One of them is that in Mexico and the US, there is currently a blending, or increasing acceptance of, both holidays (Halloween and Day of the Dead) in tandem with each other. That’s a really powerful thing because each traditions represents very different attitudes toward the dead, suggesting a switch in the American mindset that is looking at the idea of the living and the dead in not just one way, but in plurality of ways. The movie Coco, for instance, got Day of the Dead so right, and in the US you have stores like Target, Crate and Barrel, and World Market that all have Day of the Dead merchandise along with Halloween. It’s a really big deal that there is this increasing acceptance of celebrating both holidays, and it’s a truly American thing to be able to incorporate a holiday from another culture and make it our own.
In Mexico, they are also increasingly celebrating Halloween. It’s currently a point of conversation in Mexico. The cultural elite are sort of against it, saying that this isn’t us, it’s not our thing, but for the people, the “folk,” there isn’t this idea that Halloween is taking over: it’s not deductive; it’s additive. There’s also this new tradition in Mexico City area that started because of something in film, so we see this relationship of cinema to actual practice beyond Coco.
Second, for Guy Fawkes Day, which is a very political event occurring on November 5th, the question is always what figures they plan to burn in effigy. This year, it takes place the day before our midterm election, so that will be interesting to see. Some figures are always there, for instance Guy. People also say they don’t burn effigies of the Pope anymore, but I’m wondering is that true? This was originally a Protestant vs. Catholic holiday, and its historic precursors are the same precursors to Halloween. Halloween and Guy Fawkes are siblings. Halloween and Day of the Dead are more like in-laws. In Mexico and the United States, that marriage is working really well right now.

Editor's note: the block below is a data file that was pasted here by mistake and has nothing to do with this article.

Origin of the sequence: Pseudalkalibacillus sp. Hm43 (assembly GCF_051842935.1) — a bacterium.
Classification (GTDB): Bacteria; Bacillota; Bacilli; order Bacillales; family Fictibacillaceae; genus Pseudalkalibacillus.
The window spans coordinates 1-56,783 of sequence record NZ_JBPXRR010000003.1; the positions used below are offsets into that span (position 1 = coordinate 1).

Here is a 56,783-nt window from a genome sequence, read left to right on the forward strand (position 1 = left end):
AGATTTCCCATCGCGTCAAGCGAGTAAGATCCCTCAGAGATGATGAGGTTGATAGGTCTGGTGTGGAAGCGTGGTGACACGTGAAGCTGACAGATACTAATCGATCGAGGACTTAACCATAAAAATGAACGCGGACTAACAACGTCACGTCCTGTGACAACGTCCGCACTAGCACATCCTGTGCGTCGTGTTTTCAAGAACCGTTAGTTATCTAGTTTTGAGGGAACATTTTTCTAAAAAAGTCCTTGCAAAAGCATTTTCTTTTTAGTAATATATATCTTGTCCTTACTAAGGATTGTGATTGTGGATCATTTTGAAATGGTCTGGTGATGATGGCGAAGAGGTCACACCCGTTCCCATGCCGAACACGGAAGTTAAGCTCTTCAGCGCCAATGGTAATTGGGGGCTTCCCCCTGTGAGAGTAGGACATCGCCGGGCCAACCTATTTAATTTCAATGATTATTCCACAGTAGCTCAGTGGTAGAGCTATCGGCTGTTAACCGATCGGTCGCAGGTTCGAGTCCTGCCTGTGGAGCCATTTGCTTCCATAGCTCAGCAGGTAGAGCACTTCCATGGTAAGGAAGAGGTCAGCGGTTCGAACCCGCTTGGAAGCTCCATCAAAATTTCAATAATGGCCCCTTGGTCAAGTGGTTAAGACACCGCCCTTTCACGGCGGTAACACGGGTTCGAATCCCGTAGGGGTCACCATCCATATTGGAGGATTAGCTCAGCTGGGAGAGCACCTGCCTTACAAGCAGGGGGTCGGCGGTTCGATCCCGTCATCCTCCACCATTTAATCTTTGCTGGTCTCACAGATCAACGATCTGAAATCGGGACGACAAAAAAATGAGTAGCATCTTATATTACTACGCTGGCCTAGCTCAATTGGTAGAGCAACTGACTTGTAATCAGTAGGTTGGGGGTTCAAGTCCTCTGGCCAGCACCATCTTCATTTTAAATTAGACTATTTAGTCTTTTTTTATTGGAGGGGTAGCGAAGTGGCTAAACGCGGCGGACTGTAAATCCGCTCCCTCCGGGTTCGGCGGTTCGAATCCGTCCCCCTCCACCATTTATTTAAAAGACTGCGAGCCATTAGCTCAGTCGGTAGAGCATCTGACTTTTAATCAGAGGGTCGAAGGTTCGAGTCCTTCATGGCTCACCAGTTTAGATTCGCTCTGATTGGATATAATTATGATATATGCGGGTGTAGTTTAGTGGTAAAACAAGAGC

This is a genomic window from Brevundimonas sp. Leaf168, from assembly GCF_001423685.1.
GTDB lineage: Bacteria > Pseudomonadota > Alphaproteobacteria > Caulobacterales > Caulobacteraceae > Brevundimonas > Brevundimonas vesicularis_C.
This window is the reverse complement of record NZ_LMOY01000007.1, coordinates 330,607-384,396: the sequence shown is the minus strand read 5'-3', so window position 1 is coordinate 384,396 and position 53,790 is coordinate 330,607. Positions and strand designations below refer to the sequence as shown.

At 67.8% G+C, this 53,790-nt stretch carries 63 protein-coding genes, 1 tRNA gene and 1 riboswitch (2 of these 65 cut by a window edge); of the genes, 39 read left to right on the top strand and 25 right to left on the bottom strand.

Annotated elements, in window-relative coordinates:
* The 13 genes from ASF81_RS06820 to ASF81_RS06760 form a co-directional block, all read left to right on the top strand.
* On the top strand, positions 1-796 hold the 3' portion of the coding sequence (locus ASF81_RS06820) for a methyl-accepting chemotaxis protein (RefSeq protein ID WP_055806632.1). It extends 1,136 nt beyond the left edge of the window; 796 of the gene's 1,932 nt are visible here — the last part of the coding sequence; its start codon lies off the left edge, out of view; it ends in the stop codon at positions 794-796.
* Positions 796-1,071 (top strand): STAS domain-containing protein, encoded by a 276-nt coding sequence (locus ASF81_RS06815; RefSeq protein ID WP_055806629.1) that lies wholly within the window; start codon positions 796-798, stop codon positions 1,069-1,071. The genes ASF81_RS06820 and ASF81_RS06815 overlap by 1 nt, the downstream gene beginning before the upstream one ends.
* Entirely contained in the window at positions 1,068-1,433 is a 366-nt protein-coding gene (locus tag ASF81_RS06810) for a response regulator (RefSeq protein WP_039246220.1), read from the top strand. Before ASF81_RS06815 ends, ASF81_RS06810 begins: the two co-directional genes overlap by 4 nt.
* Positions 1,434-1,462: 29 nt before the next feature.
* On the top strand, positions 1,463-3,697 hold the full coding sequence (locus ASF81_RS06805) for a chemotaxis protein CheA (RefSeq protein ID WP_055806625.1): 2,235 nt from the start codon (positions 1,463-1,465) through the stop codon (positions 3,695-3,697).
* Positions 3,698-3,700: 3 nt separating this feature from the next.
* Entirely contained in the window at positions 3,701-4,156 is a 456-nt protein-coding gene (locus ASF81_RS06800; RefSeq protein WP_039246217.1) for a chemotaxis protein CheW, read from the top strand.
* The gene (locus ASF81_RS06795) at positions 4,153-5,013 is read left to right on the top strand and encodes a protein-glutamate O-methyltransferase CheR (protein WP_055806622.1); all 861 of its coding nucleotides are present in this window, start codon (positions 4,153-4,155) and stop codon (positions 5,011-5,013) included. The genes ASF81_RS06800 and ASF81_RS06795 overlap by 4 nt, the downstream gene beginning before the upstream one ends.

One thing I just went to is Boney Island, which used to be a home haunt and this year has become a professional haunt. It’s a really extraordinary event, a home haunt turning into a professional event, and it’s very family friendly and fun. I’m also planning on going to the Haunted Hayride, which is more of a scary adult event.
Also, this year on November 3rd, Glendale is having a Día de los Muertos (Day of the Dead) event at the park by the downtown public library (links https://www.facebook.com/GlendaleDDLM/ https://twitter.com/heyglendale https://www.instagram.com/glendaleddlm/ ). There have been groups on campus that have been contributing to that celebration, and I’ve also asked my students to go to that event so people from different classes can meet each other. This also provides faculty the opportunity for outreach into the community. Everything about Day of the Dead is about bringing together people who have been separated, and I think that’s a beautiful metaphor for this event.